A double bill that harps a little too consistently on its tune of social significance still makes claims to being good entertainment. The combining of "Our Leading Citizen" and "These Glamour Girls" was unfortunate, but both pictures have many points that recommend them. In the main feature, Bob Burns gives a healthy demonstration of tolerance as a philosophy of life. His portrayal is of a homely lawyer who patterns his ideals after those of Lincoln. In fact, a bust of Lincoln reigns over his office desk. None of the acting in the picture is exceptional, and none of the parts are cast perfectly, but all in all, the picture gives the audience a gratifying experience of having gotten something off its chest vicariously, which might never be said in actual life.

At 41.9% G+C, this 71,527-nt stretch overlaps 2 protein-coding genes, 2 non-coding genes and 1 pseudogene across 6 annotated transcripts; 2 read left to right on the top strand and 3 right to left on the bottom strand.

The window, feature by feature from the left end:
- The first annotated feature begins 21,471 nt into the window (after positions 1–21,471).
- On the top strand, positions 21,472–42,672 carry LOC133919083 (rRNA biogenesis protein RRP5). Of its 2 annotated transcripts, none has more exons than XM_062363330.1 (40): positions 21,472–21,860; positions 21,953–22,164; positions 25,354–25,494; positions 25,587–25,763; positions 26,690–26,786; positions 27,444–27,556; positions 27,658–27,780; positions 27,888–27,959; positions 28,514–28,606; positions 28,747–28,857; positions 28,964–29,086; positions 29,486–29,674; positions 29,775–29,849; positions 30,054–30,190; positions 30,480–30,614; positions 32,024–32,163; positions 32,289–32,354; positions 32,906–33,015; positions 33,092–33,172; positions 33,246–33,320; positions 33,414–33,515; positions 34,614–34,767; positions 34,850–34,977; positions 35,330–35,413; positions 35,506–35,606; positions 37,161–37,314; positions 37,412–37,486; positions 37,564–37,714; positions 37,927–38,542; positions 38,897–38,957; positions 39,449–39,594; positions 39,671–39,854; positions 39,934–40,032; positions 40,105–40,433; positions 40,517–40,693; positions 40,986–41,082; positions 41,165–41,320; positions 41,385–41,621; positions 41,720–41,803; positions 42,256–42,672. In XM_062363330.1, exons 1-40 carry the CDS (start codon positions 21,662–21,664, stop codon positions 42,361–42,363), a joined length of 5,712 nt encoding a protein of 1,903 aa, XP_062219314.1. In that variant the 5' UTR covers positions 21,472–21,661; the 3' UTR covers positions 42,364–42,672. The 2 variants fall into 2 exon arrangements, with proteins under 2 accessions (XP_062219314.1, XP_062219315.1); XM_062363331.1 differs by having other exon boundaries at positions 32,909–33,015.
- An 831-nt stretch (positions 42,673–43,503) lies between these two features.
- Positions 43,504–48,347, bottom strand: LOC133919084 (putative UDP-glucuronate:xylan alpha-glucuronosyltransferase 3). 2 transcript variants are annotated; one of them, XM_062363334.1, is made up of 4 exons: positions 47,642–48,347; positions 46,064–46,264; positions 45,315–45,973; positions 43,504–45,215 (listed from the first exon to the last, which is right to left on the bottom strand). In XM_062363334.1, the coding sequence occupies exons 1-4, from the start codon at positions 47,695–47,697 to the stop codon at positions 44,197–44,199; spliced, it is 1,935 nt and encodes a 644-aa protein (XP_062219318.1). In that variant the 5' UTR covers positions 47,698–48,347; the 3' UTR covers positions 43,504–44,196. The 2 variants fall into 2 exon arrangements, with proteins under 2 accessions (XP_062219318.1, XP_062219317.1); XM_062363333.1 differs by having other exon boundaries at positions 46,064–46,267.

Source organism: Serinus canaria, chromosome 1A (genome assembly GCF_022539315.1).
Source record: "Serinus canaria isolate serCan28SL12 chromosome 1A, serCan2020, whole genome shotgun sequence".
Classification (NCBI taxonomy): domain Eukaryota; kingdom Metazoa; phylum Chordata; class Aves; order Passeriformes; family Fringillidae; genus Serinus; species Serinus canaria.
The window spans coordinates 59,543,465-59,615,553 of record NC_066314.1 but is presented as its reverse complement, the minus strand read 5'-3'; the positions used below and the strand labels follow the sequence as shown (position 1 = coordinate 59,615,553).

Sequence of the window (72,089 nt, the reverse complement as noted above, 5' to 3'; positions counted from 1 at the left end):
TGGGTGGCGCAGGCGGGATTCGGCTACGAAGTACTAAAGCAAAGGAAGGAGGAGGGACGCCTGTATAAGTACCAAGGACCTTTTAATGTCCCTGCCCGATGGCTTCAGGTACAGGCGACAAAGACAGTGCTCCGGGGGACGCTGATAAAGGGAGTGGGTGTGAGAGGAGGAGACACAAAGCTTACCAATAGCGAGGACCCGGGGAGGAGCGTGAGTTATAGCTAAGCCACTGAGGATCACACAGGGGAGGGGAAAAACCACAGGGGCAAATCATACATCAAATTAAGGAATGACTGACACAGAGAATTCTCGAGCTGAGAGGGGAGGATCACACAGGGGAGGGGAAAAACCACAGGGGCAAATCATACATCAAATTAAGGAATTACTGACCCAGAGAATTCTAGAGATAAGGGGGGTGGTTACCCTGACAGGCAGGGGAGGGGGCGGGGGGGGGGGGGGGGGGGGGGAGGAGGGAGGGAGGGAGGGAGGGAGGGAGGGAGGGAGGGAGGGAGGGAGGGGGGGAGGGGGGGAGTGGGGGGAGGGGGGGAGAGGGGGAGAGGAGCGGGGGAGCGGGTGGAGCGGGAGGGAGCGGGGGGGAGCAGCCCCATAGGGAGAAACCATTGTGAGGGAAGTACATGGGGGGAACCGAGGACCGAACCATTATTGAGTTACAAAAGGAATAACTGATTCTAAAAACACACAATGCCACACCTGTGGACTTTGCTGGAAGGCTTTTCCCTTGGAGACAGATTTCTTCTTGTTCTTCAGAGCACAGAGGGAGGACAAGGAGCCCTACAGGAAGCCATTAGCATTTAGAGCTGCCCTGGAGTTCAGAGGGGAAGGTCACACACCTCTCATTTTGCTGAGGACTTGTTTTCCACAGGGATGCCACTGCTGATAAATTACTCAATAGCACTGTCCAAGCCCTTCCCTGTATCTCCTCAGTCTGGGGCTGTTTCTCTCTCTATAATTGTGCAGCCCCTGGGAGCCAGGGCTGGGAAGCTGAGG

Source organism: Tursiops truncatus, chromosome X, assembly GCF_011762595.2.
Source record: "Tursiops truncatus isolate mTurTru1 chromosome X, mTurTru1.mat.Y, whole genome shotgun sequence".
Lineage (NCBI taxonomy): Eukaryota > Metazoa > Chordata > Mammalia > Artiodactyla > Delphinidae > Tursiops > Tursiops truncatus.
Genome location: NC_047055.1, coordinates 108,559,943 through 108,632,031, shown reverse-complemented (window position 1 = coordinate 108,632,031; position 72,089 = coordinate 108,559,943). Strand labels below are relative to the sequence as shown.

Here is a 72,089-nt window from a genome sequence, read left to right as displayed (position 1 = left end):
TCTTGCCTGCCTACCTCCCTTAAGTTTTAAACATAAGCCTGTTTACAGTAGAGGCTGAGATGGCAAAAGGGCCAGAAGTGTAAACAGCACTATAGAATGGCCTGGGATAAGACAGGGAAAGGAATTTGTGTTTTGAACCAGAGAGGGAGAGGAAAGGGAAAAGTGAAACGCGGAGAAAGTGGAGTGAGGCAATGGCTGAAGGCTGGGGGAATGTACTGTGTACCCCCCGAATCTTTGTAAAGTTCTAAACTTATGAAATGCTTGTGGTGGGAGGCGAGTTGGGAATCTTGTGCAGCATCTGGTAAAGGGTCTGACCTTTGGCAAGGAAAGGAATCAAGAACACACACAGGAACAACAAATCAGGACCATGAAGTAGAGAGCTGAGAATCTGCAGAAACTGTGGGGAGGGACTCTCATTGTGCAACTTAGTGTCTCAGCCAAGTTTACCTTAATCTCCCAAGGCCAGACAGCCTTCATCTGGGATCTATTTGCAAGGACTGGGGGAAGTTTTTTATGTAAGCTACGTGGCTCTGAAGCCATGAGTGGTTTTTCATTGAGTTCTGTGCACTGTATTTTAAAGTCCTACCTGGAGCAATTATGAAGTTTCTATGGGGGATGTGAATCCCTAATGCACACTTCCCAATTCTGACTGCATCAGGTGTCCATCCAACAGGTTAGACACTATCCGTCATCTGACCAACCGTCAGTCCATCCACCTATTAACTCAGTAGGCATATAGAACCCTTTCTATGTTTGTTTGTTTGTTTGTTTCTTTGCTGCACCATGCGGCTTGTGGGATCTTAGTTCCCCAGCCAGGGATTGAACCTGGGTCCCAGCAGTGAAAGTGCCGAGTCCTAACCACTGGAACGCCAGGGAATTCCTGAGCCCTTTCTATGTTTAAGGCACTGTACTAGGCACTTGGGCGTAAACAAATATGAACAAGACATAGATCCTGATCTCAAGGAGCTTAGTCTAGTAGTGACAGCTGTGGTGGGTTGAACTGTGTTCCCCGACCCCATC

The second feature is built around the most threadbare of trite plots, the Cinderella story, but it at times reaches a brilliance of satirical comedy that is beyond most second features. Based on life at a Princeton week-end (Princeton is called Kingsford), the picture gives a fair conception of a gay time in those ivy-covered walls and takes high society for a bitter ride. Outside of that it also introduces an excellent portrayal by Lana Turner of an all too, too naive taxi-dance girl.